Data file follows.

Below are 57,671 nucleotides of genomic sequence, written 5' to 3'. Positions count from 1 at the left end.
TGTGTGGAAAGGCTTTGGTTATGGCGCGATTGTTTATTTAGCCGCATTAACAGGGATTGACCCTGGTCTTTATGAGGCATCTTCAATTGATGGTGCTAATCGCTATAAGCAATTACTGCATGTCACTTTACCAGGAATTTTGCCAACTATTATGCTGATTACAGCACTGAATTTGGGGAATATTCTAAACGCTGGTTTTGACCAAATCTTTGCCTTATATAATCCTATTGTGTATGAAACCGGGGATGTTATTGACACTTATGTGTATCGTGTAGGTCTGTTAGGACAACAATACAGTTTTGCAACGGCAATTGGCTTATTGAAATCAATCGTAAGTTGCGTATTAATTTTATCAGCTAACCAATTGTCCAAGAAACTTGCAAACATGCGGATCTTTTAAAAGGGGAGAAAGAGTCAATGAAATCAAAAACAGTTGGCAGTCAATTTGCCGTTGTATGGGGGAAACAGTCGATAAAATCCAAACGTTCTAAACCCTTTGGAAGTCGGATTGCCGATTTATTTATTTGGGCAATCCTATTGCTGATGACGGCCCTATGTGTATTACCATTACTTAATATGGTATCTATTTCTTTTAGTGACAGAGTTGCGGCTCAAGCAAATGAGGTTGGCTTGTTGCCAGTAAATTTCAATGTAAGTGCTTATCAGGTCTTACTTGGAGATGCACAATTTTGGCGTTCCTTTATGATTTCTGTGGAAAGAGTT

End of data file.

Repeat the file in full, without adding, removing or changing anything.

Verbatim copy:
Below are 57,671 nucleotides of genomic sequence, written 5' to 3'. Positions count from 1 at the left end.
TGTGTGGAAAGGCTTTGGTTATGGCGCGATTGTTTATTTAGCCGCATTAACAGGGATTGACCCTGGTCTTTATGAGGCATCTTCAATTGATGGTGCTAATCGCTATAAGCAATTACTGCATGTCACTTTACCAGGAATTTTGCCAACTATTATGCTGATTACAGCACTGAATTTGGGGAATATTCTAAACGCTGGTTTTGACCAAATCTTTGCCTTATATAATCCTATTGTGTATGAAACCGGGGATGTTATTGACACTTATGTGTATCGTGTAGGTCTGTTAGGACAACAATACAGTTTTGCAACGGCAATTGGCTTATTGAAATCAATCGTAAGTTGCGTATTAATTTTATCAGCTAACCAATTGTCCAAGAAACTTGCAAACATGCGGATCTTTTAAAAGGGGAGAAAGAGTCAATGAAATCAAAAACAGTTGGCAGTCAATTTGCCGTTGTATGGGGGAAACAGTCGATAAAATCCAAACGTTCTAAACCCTTTGGAAGTCGGATTGCCGATTTATTTATTTGGGCAATCCTATTGCTGATGACGGCCCTATGTGTATTACCATTACTTAATATGGTATCTATTTCTTTTAGTGACAGAGTTGCGGCTCAAGCAAATGAGGTTGGCTTGTTGCCAGTAAATTTCAATGTAAGTGCTTATCAGGTCTTACTTGGAGATGCACAATTTTGGCGTTCCTTTATGATTTCTGTGGAAAGAGTT